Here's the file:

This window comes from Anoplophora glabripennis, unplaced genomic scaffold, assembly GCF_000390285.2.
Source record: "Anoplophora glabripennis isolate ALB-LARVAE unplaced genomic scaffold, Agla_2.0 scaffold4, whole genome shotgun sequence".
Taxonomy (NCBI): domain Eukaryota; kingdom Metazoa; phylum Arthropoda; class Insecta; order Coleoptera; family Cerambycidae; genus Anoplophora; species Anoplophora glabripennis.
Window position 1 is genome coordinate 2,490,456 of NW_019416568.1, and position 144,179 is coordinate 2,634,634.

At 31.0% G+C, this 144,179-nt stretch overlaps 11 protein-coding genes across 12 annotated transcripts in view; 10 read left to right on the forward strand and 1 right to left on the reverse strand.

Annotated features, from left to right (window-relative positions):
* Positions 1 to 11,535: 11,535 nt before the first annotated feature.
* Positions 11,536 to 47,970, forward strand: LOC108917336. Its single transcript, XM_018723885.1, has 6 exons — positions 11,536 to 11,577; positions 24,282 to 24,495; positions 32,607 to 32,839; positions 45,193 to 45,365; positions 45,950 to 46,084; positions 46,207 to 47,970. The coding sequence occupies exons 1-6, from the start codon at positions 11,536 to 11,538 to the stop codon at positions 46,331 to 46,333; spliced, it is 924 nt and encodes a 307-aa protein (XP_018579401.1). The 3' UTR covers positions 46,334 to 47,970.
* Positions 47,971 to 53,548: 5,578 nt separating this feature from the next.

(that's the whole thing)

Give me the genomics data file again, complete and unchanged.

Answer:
This window comes from Anoplophora glabripennis, unplaced genomic scaffold, assembly GCF_000390285.2.
Source record: "Anoplophora glabripennis isolate ALB-LARVAE unplaced genomic scaffold, Agla_2.0 scaffold4, whole genome shotgun sequence".
Taxonomy (NCBI): domain Eukaryota; kingdom Metazoa; phylum Arthropoda; class Insecta; order Coleoptera; family Cerambycidae; genus Anoplophora; species Anoplophora glabripennis.
Window position 1 is genome coordinate 2,490,456 of NW_019416568.1, and position 144,179 is coordinate 2,634,634.

At 31.0% G+C, this 144,179-nt stretch overlaps 11 protein-coding genes across 12 annotated transcripts in view; 10 read left to right on the forward strand and 1 right to left on the reverse strand.

Annotated features, from left to right (window-relative positions):
* Positions 1 to 11,535: 11,535 nt before the first annotated feature.
* Positions 11,536 to 47,970, forward strand: LOC108917336. Its single transcript, XM_018723885.1, has 6 exons — positions 11,536 to 11,577; positions 24,282 to 24,495; positions 32,607 to 32,839; positions 45,193 to 45,365; positions 45,950 to 46,084; positions 46,207 to 47,970. The coding sequence occupies exons 1-6, from the start codon at positions 11,536 to 11,538 to the stop codon at positions 46,331 to 46,333; spliced, it is 924 nt and encodes a 307-aa protein (XP_018579401.1). The 3' UTR covers positions 46,334 to 47,970.
* Positions 47,971 to 53,548: 5,578 nt separating this feature from the next.